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In The Comedy of Errors, Egeon plays the doting father of the lost twins. The man only appears in the first and final acts, but Egeon is incredibly important as a device to frame the action of the play. Though the play is a comedy, Egeon grounds the action in tragedy. He opens the play in a very grave position: He’d welcome death if it would free him from his woes, which are many. Egeon’s death sentence (which isn’t revisited until his final would-be death scene) casts a shadow over the rest of the action of the play, which is otherwise very merry. In the bulk of the play, silly things happen, and all the misunderstandings seem inconsequential enough, but the central action is bookended by the fairly dire situation of Egeon.
It seems Egeon can only function briefly in the play because he is such a tragic figure. He has lost both of his children, the servant boys he was intending to raise, and his wife, and we get the sense (from the stories of his travels) that he has wandered the world unsuccessfully seeking out his family as a reason to live. If we had to pity him throughout the whole play, it would detract from the mirth we should feel as we follow the comical errors of the main players. Still, when it comes time to have a resolution, Egeon’s character reminds us of how serious the issues in the play are – isolation, loss, suffering, nihilism, and aging are all central to appreciating Egeon. Egeon’s presence elevates the play to a kind of tragicomedy, adding dimensions that otherwise would be entirely missing.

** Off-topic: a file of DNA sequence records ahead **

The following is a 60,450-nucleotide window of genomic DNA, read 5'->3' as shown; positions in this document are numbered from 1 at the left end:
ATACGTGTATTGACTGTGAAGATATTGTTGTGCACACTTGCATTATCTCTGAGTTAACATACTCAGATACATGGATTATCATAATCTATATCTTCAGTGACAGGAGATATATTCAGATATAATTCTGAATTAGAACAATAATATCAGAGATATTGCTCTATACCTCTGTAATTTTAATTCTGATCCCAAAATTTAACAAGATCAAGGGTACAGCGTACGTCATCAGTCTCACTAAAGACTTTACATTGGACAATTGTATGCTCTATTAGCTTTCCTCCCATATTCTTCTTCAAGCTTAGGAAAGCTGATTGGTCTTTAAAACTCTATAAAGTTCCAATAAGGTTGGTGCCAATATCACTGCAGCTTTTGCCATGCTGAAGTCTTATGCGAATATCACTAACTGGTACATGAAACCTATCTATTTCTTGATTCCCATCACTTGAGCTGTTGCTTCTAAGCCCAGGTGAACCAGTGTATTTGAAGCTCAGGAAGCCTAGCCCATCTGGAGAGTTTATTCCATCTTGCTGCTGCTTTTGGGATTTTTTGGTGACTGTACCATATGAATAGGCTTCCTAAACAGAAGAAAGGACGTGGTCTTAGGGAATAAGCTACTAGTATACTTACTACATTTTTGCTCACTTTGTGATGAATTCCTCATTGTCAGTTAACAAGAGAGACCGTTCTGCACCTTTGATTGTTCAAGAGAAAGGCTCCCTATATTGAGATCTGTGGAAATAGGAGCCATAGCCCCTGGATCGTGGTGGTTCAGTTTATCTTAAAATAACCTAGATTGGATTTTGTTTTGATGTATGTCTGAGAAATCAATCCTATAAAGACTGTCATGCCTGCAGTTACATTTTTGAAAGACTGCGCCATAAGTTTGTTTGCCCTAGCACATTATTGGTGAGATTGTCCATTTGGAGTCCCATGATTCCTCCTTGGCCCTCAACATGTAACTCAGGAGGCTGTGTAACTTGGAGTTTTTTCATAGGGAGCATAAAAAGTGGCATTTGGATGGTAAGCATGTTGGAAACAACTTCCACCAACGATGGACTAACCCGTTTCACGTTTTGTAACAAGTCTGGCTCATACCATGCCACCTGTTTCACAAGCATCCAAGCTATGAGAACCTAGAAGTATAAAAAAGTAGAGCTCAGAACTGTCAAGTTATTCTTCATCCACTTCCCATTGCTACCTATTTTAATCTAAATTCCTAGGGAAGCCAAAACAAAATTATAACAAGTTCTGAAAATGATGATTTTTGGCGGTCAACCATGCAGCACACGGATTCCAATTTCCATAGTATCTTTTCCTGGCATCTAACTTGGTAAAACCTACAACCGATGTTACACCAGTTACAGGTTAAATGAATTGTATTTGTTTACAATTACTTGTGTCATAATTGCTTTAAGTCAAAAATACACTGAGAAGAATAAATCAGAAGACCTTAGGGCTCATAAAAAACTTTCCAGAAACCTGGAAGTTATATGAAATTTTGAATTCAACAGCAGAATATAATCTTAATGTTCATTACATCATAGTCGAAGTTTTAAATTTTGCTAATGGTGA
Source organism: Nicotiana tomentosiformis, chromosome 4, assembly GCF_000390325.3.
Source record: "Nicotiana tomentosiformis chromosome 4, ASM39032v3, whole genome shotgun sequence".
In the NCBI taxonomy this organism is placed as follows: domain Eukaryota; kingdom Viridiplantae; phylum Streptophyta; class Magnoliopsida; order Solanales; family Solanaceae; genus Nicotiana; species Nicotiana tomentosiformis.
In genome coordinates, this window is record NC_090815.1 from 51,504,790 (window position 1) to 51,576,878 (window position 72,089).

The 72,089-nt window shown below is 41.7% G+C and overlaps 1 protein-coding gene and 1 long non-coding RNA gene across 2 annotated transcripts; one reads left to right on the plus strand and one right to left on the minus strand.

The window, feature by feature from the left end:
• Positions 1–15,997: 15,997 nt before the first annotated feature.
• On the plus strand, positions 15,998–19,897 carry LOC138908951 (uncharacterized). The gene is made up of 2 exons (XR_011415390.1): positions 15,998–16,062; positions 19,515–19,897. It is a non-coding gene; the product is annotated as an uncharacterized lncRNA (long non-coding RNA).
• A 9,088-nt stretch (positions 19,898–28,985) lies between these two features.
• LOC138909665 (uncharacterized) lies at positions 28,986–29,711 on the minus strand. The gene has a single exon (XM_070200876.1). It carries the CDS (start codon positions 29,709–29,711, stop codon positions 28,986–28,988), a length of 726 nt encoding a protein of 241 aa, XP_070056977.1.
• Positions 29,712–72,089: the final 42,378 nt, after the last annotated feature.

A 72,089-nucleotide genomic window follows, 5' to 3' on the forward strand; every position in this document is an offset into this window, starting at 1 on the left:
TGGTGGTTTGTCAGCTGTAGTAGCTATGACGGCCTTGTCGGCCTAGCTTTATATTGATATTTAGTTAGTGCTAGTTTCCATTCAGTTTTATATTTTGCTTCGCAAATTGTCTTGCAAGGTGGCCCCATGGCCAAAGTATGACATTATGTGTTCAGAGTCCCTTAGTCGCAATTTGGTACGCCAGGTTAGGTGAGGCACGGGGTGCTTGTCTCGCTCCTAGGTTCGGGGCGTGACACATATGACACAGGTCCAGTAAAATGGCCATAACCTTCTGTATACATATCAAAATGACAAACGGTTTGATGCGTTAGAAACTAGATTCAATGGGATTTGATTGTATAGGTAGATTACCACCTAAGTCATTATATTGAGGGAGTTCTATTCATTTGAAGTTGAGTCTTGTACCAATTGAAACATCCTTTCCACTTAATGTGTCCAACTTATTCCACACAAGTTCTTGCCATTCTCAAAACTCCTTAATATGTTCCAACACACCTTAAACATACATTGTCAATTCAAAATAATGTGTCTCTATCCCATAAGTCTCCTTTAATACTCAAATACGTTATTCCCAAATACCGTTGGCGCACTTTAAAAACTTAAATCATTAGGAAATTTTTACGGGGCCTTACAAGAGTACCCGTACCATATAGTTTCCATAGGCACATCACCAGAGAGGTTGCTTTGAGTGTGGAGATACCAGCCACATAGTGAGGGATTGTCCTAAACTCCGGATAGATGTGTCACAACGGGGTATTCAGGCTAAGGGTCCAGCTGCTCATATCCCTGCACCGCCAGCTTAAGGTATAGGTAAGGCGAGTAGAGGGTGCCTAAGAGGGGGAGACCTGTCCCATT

One final note of interest on Egeon is how he is played in performance. Some productions deny the play any gravity. Accordingly, Egeon’s plight, which is really rather serious, is often made to seem comical by presenting him as a doddering, senile, and melodramatic old man. While the play has enough slapstick to float it as a frothy work, taking Egeon’s speeches seriously opens up a new breadth to the action. Life (as the play) may be really silly at times, but it’s the big grave questions (as they are presented by Egeon) that make it meaningful. We think Shakespeare might’ve agreed with us on this one – he gave Egeon some of the most moving and thoughtful speeches of the play, in spite of the fact that the guy does lack face-time.